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Creches for Bangladesh

An RNLI appeal to provide sustainable solutions for communities in Bangladesh to prevent drowning
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Drowning is a leading killer of children in Bangladesh

In a country where 40 children drown every day, a nursery place can be a lifesaver. So our Creches for Bangladesh appeal aims to raise at least £40,000* to fund community-led creches and protect thousands of children from drowning – and if you give before 28 April, your donation will be doubled by the UK government**.

Give a child a safe place

40 children drown every day in Bangladesh, where ponds, rivers and wells are an ever-present danger. Most children die within 20m of their own home. But the drowning problem is as preventable as it is tragic.

How will your donation help? It helps to fund childcare that could save a life. It helps give a child a safe place to learn and play in a country where drowning is an everyday risk. It helps to provide a sustainable, community-led facility that boosts childhood development.

Just £30 could pay for a whole year of childcare for one child. £170 is enough to pay for the set up and equipment needed for a creche. And £835 could fund the entire annual running cost of a creche.

A group of children and leaders at an anchal in Bangladesh


In Bangladesh, many families are faced with an impossible situation: work must be completed in order for families to survive but paid-for childcare is out of reach to many families in rural communities, even for those that could afford it. That leaves thousands of children at risk. Research has shown that children aged 1–4 are particularly vulnerable to the dangers of open water, with drowning responsible for almost half (40%) of all deaths in this age group. They are most at risk between 9am–1pm when parents are busy working and undertaking chores essential to keeping their families fed, clothed and healthy.

There is a solution, though. Community-led creches called anchals provide a secure place for children from Bangladesh to play and learn while being protected from the everyday risks of drowning. They learn vital lifeskills too. It also puts the maas (the women who run the creches) at the centre of the community, creating role models and empowering women.

An anchal ma (creche leader) caring for a child


By working with local communities, the Centre for Injury Prevention and Research Bangladesh – and with support from the UK government – the RNLI is raising funds for lifesaving creches in Bangladesh.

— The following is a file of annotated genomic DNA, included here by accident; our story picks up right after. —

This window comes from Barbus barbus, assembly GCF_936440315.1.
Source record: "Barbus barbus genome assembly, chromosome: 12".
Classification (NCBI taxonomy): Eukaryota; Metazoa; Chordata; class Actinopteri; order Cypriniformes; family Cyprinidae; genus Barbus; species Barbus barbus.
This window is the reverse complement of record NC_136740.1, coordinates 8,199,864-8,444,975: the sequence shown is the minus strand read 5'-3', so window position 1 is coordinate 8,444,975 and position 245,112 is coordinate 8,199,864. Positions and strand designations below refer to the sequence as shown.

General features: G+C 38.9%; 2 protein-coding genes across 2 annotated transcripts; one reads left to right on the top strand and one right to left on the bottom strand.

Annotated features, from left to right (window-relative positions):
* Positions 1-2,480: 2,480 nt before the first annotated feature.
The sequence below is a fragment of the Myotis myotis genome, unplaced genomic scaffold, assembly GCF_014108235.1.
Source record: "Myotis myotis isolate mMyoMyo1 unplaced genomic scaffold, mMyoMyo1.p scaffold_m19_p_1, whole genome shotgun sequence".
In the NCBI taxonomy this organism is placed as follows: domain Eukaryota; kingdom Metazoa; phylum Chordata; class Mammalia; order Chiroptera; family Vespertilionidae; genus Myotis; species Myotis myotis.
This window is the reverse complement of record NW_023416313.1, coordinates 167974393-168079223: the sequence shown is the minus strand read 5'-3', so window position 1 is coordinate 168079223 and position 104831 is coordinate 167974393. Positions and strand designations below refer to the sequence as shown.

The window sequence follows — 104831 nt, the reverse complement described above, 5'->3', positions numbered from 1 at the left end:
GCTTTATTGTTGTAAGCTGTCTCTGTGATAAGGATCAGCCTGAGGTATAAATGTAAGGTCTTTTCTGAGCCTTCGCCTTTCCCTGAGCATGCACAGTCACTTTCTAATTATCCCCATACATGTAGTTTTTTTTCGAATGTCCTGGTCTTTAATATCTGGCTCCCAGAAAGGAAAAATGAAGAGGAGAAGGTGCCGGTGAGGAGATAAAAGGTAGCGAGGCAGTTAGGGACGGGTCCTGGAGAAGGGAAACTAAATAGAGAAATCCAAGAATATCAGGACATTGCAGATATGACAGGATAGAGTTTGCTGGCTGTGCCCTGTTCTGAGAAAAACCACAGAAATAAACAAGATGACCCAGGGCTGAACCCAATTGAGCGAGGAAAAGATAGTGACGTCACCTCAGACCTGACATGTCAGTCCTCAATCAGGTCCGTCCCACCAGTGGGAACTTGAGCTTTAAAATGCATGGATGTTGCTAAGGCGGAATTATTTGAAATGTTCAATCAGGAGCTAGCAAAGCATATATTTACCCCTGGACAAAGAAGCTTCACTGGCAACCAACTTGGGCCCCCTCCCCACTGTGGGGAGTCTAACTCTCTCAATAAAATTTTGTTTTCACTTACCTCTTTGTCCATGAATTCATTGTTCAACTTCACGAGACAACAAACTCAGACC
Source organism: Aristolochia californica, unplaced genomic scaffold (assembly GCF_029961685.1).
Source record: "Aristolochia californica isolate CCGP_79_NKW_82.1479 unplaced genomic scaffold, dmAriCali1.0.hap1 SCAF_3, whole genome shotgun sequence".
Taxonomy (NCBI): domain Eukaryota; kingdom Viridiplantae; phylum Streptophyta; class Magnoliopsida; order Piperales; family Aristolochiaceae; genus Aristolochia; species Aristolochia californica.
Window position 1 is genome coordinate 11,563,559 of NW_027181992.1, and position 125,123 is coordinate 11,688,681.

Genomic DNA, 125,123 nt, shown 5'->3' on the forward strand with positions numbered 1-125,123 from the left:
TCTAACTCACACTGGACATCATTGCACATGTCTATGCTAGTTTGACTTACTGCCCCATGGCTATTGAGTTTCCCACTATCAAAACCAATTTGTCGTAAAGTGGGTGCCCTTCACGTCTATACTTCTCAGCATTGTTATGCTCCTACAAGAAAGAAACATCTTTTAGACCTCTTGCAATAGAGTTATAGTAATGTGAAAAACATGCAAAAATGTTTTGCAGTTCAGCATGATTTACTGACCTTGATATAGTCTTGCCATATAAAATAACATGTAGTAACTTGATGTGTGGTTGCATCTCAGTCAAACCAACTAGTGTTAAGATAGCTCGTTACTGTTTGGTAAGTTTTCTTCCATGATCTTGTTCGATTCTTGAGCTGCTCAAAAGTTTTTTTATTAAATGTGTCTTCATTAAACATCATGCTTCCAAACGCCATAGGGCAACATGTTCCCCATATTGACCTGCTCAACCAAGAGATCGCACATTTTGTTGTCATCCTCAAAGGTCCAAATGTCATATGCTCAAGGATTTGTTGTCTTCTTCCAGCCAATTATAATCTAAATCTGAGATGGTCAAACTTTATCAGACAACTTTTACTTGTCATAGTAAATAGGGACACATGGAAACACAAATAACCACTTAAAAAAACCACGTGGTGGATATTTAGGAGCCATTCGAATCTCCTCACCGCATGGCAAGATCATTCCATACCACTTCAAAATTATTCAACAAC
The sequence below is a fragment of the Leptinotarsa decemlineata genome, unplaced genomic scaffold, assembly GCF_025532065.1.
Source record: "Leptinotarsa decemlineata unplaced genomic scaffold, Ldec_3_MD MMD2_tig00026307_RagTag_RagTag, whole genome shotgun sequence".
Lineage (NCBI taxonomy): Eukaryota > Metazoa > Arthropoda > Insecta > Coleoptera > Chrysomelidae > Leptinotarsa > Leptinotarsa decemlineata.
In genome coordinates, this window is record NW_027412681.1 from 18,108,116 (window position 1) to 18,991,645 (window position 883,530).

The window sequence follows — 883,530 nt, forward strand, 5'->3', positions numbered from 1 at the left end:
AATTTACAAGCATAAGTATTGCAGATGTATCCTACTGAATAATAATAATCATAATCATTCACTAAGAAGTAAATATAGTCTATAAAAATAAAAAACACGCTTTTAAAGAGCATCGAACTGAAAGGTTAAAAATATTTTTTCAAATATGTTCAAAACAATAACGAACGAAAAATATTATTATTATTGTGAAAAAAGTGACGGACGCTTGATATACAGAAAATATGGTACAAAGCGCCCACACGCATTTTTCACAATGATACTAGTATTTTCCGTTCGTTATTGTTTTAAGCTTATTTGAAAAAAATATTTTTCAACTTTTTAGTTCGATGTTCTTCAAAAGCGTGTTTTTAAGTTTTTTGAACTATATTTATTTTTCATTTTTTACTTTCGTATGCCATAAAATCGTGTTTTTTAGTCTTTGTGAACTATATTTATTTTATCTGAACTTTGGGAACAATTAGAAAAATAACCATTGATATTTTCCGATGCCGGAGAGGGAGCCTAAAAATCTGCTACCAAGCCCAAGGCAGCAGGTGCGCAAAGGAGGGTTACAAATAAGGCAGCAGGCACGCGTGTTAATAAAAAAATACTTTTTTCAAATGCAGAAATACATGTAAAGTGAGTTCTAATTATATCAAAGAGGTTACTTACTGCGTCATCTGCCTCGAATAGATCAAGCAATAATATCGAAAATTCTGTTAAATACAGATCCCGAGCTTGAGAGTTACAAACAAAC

Please donate by 28 April, and all public donations will be doubled by the UK government, allowing us to protect even more children from drowning.

Donate today

*Any money raised over our £40,000 target could allow us to extend the reach of the programme, fund even more creche places, or alternatively any extra raised could be used to help fund another of our international projects.

**The RNLI is independent from government and relies on voluntary contributions and gifts in Wills for income. However, where governments have specific grants available for overseas development, and the criteria match our work, we make applications to ensure a balanced spectrum of funding for our projects. We will not seek funding from central government if this could jeopardise our independence. Donations will only be matched by the UK government if they come from within the United Kingdom. Donations from the Republic of Ireland (or any other country) will not be matched.

The RNLI’s mission to prevent drowning

For nearly 200 years, the RNLI has depended on the kindness of people like you to help communities save lives. Today we prevent drowning through a 24/7 lifeboat service in the UK and Ireland, seasonal lifeguards on beaches, plus safety campaigning and interventions around the world. Bangladesh, where drowning is a leading killer of children, is a key focus for this international work.

The RNLI’s mission to save lives at sea – our rescue, prevention and international work


When the RNLI was formed in 1824, the resolutions passed at a public meeting included one that stated that ‘the subjects of all nations [should] be equally objects of the Institution, as well in war as in peace’. For more on the RNLI’s international work, visit our international pages.